Let me know if you disagree, but after a lifetime spent talking to and writing about entrepreneurs I realize the first decision you make after you start your company is almost always the most pivotal.
That decision? Where will you spend your time?
Intuitively, you understand why that decision is so important. You only have so much time, energy, resources and ability to focus. That means, as much as you would like to, you can't do everything. That's a given.
So is this: The places which receive your full attention will do better than the places that won't.
Now, people will always nod their head at this line of reasoning, and will say "of course." But they tend to gloss over something that is a pivotal part of this argument.
What follows from saying you have to decide where you are going to focus is that you must make hard choices about what you will do-and what you won't.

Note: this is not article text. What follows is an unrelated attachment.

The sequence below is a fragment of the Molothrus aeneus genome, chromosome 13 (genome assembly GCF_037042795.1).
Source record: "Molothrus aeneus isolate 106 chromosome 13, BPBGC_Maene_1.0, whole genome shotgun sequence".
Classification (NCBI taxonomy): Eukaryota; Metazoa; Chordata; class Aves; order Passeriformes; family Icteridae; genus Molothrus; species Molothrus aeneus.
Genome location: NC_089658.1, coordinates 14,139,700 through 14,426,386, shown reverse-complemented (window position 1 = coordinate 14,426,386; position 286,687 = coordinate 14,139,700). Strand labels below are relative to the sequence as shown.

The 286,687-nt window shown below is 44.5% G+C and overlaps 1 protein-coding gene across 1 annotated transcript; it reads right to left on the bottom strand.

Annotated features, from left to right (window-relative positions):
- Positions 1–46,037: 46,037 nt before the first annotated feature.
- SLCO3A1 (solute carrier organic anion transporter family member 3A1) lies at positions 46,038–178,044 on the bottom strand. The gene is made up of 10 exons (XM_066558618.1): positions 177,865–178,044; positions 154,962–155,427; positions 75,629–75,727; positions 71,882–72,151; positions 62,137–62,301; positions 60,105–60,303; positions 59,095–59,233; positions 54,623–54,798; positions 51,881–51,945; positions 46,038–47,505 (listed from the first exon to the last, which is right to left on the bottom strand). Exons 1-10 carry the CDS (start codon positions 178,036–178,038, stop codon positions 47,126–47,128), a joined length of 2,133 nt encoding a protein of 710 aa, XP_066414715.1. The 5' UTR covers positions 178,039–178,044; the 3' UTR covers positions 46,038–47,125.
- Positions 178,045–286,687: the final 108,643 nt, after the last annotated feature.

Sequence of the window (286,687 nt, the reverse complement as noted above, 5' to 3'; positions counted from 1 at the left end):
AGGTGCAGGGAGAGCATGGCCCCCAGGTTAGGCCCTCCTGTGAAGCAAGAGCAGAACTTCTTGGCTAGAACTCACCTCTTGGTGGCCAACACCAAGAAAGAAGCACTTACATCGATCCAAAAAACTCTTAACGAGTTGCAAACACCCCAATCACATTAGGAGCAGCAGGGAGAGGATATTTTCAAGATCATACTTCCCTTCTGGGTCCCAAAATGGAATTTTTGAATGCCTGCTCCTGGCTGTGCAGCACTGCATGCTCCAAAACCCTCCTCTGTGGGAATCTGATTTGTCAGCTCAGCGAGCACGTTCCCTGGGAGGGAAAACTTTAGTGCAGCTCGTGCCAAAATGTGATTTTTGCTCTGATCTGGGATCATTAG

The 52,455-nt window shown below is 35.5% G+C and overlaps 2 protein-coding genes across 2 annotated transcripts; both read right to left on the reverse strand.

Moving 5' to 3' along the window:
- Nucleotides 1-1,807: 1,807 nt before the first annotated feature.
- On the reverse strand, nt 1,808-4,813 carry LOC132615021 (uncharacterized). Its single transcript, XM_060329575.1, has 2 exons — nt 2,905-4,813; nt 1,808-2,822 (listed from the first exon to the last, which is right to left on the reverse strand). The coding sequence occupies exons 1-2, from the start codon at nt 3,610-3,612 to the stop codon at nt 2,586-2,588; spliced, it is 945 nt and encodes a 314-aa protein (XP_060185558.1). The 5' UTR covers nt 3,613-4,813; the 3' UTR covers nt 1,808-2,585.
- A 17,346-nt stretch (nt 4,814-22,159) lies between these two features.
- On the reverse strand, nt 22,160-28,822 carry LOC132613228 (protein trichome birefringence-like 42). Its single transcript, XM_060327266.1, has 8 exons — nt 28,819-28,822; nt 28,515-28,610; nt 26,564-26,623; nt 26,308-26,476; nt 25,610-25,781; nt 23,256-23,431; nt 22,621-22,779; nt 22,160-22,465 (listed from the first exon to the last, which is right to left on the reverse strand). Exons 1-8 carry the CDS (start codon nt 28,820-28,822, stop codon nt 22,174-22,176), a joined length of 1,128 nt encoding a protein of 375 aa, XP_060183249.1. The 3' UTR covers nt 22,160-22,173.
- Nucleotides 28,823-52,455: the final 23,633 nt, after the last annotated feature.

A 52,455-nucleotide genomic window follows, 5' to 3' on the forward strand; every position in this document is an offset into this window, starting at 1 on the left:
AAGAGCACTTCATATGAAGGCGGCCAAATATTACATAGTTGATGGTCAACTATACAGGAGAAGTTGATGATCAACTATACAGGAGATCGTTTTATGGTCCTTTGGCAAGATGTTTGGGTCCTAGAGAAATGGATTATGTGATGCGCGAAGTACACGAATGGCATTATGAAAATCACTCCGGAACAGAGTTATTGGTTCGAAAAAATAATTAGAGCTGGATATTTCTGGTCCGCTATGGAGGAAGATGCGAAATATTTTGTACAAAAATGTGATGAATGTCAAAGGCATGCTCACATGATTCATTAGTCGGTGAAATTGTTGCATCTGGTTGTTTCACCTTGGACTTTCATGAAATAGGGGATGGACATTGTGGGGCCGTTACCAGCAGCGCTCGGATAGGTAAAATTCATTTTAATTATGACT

That means you have to say no.
"No, we are not going to go into that line of business."
No, we are not going to chase that huge customer. Sure, it would be great to boost revenues, but serving them will send the wrong message to everyone else we do business with."
"No, we are not going to going to expand our base. (Serving our existing customers is where we need to spend all our time.")
"No, I can't serve on your advisory board."
Deciding what you will and won't do really is the most important decision you can make, because every else will flow from it.
I was talking about this with a friend of mine who grew up on a farm.
"You know, we had an expression that described what you are talking about perfectly," she told me. "It was: 'The farmer's shadow is the best fertilizer.'" Meaning, of course, the crops the farmer paid the most attention to were the ones that grew the best.
It doesn't matter what idiom you use. The only thing that is important is that you make a consensus decision of what you will--and won't pay attention to.
So, where are you spending your time?